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  • A 4-Step Sand Test Rig

    In an attempt to expand the iAVs knowledge base, we need to answer some questions about sand that falls outside of the current iAVs-suitable specification.

    In the Sandponics Sandpit thread, I wrote:

    "Sand is central to iAVs...and iAVs-suitable sand is clearly described. It's inert, free of silt and clay and consists of a mix of particle sizes that, in the stated proportions, afforded (very) adequate drainage. Mark can speak with authority about sand of this specification. It's what he used...it produced validated outcomes...it works...and, if you source sand of the same specification, it will allow you to achieve similar (if not better) results."

    But what if the proportions vary from those stipulated in the specification? What if there's more fine sand? We know that the greater the fine sand fraction, the greater the likelihood that drainage will be impaired. What happens if there's more sand at the 1mm - 2mm end of the range? We know that, if the sand mix is too coarse, we'll struggle to flood the furrows effectively. But how much is too much? Can we accommodate some variations in sand fractionation by changing our operating regime.

    The fact is that, without testing, we simply don't know.

    Mark has proposed a 4-Step process to test sand that falls outside of the current iAVs-suitable specification.
    1. Physical properties of sand
    2. Plant impacts – using water-soluble nutrients
    3. Development of Soil Microbiology – using fish feed.
    4. Adaptation for fish
    ...that allows us to select a particular sand fractionation and then determine its physical properties including hydraulic conductivity. In Step 2, we introduce plants and see how they are impacted by the physical properties of the sand...using water-soluble nutrients. Step 3 sees the development of Soil Microbiology using fish feed as the organic input. Once we've established that the sand is fit for purpose, we are able to proceed to Step 4...and introduce fish into the equation.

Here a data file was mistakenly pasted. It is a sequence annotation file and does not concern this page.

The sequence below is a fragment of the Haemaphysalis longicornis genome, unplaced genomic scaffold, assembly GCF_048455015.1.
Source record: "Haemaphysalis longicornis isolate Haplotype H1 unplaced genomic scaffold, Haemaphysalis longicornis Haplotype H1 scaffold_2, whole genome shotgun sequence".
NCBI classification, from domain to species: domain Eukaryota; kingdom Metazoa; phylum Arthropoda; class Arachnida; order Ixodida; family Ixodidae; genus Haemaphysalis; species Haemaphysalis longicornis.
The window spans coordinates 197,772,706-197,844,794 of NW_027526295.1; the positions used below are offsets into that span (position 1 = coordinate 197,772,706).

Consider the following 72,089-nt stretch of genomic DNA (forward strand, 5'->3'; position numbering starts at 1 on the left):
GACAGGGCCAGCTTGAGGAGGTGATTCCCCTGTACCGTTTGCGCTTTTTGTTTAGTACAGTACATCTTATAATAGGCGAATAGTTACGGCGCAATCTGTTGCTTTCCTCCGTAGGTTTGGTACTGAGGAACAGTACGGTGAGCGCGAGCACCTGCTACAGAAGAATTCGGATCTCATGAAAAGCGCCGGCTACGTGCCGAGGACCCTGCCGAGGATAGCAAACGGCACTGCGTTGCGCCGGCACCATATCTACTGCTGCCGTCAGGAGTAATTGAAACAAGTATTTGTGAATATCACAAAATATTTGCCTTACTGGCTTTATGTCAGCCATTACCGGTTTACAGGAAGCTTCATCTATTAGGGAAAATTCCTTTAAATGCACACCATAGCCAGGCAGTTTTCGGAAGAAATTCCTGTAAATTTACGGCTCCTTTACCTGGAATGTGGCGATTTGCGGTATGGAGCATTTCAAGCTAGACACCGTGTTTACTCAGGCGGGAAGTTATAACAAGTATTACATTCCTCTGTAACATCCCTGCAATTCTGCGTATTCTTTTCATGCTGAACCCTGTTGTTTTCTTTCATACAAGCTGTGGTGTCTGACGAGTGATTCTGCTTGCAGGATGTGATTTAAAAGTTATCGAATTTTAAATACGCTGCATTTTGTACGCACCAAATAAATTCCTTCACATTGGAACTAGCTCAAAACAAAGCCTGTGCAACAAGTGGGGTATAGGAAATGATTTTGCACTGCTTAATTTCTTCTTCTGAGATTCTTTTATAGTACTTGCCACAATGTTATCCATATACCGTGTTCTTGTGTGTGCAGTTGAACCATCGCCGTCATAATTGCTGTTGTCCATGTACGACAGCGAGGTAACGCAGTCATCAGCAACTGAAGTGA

I'm excited by this development because it enables us to learn everything we need to know about the sand that is available to us...on a desktop scale...before we commit to the construction of a larger system.

    The other thing that grabs me is that, even where the sand sample proves to be less than ideal...or even problematic...we'll have the opportunity to see whether we can address its shortcomings by manipulating the operating parameters.

    In this thread, we'll build the test rig and we'll set out to resolve the unanswered questions that exist around sand.
    "All truth passes through three stages. First, it is ridiculed. Second, it is violently opposed. Third, it is accepted as being self-evident." - Arthur Schopenhauer

    www.garydonaldson.net - my main website.

    https://www.facebook.com/gary.donaldson.161 - my Facebook page.

    https://www.facebook.com/groups/1167267703372756/ - my Microponics and Waste Transformation Farming Facebook Group

    https://www.facebook.com/groups/1318946951452383/ - my iAVs Facebook Group

    www.urbanaquaponics.com.au - the current home of the Online Urban Aquaponics Manual.

  • #2